I once walked into the mouth of an old railroad tunnel.
Covered in vines and decaying it looked a bit ominous, even from a distance.
Many years previous trains would cut through as they winded through the limestone encrusted hills of the Edwards Plateau in Central Texas.
Now the tunnel is home to more than a million of Mexican free tail baits.
Passing by during the day or even walking nearby one would never know of their presence unless they maybe caught a sniff of the guano (bat dung).
But at night, these bats exit the tunnel and travel into the darkness in pursuit of insects and they return before dawn.
In the 1800s, a network of safe houses and secret routes called the “Underground Railroad” saw thousands of African American slaves find their way to freedom out of states where slavery was legal.
Thinking about the tunnel reminded me there is an underground network of sorts for animals, paths in which they can travel without the system taking notice.
The animals themselves of course are not aware of it although by sheer instinct they use it to their advantage.
It is a mindset in the culture of wildlife viewing, academia, media coverage and the hunting and fishing community that things with wildlife are supposed to go “by the book” and anything challenging the official narrative is ignored outright assailed.
In 2002, I spent a day in the field in the Pearl River Wildlife Management Area in Louisiana with researchers David Luneau and Martian Lammertink in search of the ivory-billed woodpecker, a species at the time considered extinct. Zeiss Sports Optics sponsored a truly rare look at a species often reported but believed long gone.
We never saw any ivory bills but I saw two men intent on at least searching out what could be an incredibly important find.
In 2004, Luneau obtained a video in Arkansas that the US Fish and Wildlife Service itself considers to be an ivory bill-a previously though extinct bird.
It goes along with other recordings and research suggesting there are a few ivory bills out there. However, the official narrative is the species is still lost.
Many don’t want to touch the topic with a 10 foot pole.
Did they ever exist anyway?
That’s what many act like.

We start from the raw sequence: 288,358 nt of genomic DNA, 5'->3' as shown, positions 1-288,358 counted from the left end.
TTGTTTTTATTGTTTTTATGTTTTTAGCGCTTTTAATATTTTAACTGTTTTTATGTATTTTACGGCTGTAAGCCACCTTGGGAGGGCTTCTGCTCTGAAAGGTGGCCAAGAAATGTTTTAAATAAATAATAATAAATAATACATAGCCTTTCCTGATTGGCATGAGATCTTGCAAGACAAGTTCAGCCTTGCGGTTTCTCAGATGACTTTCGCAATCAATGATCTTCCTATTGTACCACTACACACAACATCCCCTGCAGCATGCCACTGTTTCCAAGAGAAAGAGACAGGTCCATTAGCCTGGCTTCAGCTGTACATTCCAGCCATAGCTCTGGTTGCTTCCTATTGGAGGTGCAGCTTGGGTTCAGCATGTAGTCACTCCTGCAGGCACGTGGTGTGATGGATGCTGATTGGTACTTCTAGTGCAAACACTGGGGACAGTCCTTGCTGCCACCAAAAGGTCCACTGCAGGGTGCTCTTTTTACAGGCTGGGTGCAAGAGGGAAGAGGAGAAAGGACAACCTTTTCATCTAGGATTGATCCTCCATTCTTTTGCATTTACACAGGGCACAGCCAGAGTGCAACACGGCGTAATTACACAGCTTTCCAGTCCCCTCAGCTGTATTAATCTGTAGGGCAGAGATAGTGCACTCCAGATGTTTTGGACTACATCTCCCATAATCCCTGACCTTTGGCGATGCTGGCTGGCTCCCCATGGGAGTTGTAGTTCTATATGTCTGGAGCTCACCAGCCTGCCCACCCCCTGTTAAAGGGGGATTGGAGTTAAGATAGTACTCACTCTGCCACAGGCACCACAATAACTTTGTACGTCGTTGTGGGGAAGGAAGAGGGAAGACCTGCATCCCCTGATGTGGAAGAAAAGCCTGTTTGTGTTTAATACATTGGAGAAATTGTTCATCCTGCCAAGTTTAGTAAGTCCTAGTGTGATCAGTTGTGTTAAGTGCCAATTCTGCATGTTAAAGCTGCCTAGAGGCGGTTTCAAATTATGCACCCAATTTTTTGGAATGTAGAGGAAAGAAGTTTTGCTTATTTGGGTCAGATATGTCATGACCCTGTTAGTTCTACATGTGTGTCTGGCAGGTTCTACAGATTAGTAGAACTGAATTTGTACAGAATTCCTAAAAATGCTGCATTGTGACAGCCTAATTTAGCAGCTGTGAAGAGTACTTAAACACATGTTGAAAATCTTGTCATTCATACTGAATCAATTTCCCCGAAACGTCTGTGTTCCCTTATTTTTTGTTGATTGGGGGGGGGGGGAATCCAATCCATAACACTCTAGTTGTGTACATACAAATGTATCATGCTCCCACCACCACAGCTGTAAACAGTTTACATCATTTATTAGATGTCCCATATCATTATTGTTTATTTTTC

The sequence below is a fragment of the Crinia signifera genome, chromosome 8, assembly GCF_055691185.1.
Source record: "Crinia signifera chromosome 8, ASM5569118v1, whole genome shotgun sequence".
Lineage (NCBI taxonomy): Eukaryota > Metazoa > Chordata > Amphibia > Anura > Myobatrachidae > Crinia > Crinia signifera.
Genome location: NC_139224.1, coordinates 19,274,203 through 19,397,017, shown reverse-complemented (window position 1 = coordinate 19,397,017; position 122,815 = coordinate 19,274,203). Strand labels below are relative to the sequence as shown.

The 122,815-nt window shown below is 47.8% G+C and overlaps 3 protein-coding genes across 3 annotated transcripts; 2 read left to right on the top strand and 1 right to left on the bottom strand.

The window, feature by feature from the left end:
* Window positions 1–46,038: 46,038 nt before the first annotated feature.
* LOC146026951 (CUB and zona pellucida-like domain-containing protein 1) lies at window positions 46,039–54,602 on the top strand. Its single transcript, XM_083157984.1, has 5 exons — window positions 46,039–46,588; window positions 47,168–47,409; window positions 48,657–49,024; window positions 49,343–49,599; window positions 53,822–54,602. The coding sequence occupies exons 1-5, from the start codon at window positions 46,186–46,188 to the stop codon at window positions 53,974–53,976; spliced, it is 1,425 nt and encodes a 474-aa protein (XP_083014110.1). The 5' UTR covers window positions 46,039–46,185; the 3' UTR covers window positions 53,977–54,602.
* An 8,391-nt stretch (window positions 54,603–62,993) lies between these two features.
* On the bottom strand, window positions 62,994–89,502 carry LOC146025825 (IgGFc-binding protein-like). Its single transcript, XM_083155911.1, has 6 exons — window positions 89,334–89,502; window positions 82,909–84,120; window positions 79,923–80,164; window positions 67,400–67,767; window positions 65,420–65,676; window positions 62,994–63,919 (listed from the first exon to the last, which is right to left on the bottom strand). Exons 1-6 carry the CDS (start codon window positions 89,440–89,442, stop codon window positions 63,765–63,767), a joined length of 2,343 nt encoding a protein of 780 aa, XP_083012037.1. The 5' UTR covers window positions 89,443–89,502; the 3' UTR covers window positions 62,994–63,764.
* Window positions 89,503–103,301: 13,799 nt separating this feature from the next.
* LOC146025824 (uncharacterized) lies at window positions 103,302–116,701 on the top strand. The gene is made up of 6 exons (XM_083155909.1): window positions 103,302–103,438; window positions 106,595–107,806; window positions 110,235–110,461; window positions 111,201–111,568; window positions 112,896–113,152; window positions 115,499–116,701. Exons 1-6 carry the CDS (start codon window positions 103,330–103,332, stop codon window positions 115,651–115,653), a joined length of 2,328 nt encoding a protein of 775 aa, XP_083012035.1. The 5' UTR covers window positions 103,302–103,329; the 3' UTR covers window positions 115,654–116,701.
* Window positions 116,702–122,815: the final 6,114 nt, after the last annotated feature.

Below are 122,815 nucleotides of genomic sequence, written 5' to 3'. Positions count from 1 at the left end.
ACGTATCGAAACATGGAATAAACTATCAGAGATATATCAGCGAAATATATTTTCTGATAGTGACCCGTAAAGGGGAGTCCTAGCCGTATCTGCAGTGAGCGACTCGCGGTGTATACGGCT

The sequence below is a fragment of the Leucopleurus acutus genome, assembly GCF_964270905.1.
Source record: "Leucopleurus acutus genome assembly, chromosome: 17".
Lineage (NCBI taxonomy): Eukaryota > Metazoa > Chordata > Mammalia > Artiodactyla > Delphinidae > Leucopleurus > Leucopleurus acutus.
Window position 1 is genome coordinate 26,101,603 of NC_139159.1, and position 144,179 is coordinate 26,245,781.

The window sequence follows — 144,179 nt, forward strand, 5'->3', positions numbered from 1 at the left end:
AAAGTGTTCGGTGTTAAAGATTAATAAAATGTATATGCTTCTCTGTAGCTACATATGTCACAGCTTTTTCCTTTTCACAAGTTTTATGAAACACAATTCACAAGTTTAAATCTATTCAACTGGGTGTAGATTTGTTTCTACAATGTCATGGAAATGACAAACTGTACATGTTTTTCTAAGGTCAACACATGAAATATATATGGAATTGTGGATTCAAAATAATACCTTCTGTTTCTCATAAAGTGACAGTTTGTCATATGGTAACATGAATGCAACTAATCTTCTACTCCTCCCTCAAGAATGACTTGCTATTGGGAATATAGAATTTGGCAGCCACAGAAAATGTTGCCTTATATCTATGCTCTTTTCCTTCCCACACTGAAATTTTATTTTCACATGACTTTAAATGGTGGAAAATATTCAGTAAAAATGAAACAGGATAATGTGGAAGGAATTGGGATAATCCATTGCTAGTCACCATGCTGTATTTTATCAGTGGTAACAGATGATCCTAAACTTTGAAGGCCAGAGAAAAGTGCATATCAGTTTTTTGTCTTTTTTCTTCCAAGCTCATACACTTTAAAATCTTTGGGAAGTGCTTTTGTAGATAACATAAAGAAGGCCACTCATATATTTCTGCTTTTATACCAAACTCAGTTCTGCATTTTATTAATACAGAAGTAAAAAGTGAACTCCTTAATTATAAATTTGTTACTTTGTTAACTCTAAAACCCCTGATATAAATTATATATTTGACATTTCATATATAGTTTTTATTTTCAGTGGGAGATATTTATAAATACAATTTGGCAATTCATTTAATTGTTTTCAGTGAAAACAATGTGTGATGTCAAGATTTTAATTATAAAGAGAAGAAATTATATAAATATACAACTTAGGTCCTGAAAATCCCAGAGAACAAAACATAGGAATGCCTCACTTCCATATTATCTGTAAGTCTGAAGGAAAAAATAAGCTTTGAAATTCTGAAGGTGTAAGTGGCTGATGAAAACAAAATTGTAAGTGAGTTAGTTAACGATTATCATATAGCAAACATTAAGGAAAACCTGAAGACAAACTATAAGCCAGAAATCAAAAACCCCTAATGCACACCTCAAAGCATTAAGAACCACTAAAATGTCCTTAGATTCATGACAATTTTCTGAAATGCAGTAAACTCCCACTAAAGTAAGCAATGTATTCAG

And its this very lack of “official” interest that allows such species to hide in the shadows beyond the attention of those who can verify and perhaps save certain ones.
Most scientists tow the line on mysterious wildlife because their careers are centered on grants and anything outside the norm might rock the financial boat too much.
The hunting and fishing community dodges controversial wildlife topics for fear of government intervention especially in relation to the Endangered Species Act.
Amateur naturalists are quick to skip over the mysterious for fear of public ridicule and loss of access to property.
And the media doesn’t really care unless they can spin it into the next viral story, often shaming those who are dare to question things or belittling the off the wall topics altogether.
I am too curious to ignore the stories that require stepping into the shadows. I crave the opportunity to pursue mysteries of the wildlife kind-controversial or not.
Growing up in the 80s, the intro to syndicated horror anthology series Tales from the Darkside used to terrify me.
That is terrify me enough to watch.
Man lives in the sunlit world of what he believes to be reality. But… there is, unseen by most, an underworld, a place that is just as real, but not as brightly lit… a Darkside. (Series Intro)
I won’t call the animal underground a “dark side” in terms of evil but it certainly not as brightly lit as what most see.
Maybe it’s time to light a candle.
Chester Moore, Jr.